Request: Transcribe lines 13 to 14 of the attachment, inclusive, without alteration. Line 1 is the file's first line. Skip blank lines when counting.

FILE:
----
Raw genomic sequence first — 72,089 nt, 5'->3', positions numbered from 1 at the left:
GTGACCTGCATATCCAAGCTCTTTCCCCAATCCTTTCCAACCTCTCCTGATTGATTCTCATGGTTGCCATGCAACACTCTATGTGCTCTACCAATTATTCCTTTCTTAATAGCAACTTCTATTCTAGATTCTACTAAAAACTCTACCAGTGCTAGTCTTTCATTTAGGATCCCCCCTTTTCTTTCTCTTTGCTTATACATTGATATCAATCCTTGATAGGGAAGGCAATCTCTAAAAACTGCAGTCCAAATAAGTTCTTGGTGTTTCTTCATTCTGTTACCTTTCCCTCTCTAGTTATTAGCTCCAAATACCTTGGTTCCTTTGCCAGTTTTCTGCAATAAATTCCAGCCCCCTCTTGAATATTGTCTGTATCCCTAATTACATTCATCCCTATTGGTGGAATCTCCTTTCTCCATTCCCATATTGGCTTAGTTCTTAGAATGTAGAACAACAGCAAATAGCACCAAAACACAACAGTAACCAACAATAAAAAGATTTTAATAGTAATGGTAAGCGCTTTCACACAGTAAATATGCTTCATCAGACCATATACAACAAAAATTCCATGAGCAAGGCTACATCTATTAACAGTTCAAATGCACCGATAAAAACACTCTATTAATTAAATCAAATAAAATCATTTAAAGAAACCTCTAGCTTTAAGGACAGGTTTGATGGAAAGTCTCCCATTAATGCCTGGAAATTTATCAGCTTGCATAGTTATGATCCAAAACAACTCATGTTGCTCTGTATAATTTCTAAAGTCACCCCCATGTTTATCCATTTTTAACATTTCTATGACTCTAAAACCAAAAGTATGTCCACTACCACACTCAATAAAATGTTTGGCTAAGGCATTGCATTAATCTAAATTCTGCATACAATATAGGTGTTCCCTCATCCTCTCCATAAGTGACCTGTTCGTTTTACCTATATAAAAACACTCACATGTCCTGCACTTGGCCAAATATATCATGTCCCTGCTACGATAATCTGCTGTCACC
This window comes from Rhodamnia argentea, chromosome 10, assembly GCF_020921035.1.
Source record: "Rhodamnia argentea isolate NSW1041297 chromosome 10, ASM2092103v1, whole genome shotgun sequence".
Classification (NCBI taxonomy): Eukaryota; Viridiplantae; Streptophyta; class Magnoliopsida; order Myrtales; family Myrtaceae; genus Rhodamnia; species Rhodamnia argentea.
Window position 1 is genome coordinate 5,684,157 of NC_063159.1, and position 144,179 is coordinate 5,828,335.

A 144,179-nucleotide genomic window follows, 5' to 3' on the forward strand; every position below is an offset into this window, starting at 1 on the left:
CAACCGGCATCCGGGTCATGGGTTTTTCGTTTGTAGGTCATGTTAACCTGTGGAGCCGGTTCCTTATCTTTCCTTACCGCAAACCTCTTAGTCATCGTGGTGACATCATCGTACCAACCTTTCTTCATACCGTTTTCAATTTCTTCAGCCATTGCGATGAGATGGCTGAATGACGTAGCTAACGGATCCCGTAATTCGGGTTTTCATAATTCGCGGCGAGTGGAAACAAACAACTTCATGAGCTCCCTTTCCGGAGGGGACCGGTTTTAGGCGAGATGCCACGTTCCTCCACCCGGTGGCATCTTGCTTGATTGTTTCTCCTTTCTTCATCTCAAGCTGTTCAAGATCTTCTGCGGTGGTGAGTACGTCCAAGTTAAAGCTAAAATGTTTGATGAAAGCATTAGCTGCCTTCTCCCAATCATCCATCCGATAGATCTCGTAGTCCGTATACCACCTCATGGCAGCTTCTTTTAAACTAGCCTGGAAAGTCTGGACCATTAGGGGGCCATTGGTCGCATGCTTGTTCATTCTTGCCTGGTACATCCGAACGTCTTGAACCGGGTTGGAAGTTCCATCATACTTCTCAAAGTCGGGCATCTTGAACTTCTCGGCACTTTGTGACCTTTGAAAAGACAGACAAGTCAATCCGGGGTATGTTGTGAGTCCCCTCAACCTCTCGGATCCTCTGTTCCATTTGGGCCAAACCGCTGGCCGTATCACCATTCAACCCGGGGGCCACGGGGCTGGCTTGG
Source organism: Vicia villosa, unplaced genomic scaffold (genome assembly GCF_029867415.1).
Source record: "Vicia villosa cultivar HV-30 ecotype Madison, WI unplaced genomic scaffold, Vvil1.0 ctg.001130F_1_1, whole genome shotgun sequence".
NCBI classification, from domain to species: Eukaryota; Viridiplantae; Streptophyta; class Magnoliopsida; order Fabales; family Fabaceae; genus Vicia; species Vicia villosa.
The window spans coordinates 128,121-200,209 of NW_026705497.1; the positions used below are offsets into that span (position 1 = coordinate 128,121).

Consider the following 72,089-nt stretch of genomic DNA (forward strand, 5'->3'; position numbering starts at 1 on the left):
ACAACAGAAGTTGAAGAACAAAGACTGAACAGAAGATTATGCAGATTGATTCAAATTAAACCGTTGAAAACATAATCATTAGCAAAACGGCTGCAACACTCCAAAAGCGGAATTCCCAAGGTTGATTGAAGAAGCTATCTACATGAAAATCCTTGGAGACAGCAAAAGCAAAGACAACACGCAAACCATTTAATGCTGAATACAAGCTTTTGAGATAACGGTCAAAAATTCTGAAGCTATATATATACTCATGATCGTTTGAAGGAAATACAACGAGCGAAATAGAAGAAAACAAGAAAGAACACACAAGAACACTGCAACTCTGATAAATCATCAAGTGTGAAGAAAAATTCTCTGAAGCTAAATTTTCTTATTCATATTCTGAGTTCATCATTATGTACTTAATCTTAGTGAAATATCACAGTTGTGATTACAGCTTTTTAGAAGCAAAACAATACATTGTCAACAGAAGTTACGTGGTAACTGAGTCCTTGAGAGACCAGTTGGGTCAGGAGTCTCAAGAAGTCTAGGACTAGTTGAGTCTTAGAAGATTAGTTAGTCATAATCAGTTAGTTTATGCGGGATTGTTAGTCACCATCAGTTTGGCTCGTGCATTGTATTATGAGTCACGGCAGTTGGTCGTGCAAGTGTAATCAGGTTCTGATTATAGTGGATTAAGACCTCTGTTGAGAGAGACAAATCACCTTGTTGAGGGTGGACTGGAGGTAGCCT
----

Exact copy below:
Consider the following 72,089-nt stretch of genomic DNA (forward strand, 5'->3'; position numbering starts at 1 on the left):
ACAACAGAAGTTGAAGAACAAAGACTGAACAGAAGATTATGCAGATTGATTCAAATTAAACCGTTGAAAACATAATCATTAGCAAAACGGCTGCAACACTCCAAAAGCGGAATTCCCAAGGTTGATTGAAGAAGCTATCTACATGAAAATCCTTGGAGACAGCAAAAGCAAAGACAACACGCAAACCATTTAATGCTGAATACAAGCTTTTGAGATAACGGTCAAAAATTCTGAAGCTATATATATACTCATGATCGTTTGAAGGAAATACAACGAGCGAAATAGAAGAAAACAAGAAAGAACACACAAGAACACTGCAACTCTGATAAATCATCAAGTGTGAAGAAAAATTCTCTGAAGCTAAATTTTCTTATTCATATTCTGAGTTCATCATTATGTACTTAATCTTAGTGAAATATCACAGTTGTGATTACAGCTTTTTAGAAGCAAAACAATACATTGTCAACAGAAGTTACGTGGTAACTGAGTCCTTGAGAGACCAGTTGGGTCAGGAGTCTCAAGAAGTCTAGGACTAGTTGAGTCTTAGAAGATTAGTTAGTCATAATCAGTTAGTTTATGCGGGATTGTTAGTCACCATCAGTTTGGCTCGTGCATTGTATTATGAGTCACGGCAGTTGGTCGTGCAAGTGTAATCAGGTTCTGATTATAGTGGATTAAGACCTCTGTTGAGAGAGACAAATCACCTTGTTGAGGGTGGACTGGAGGTAGCCT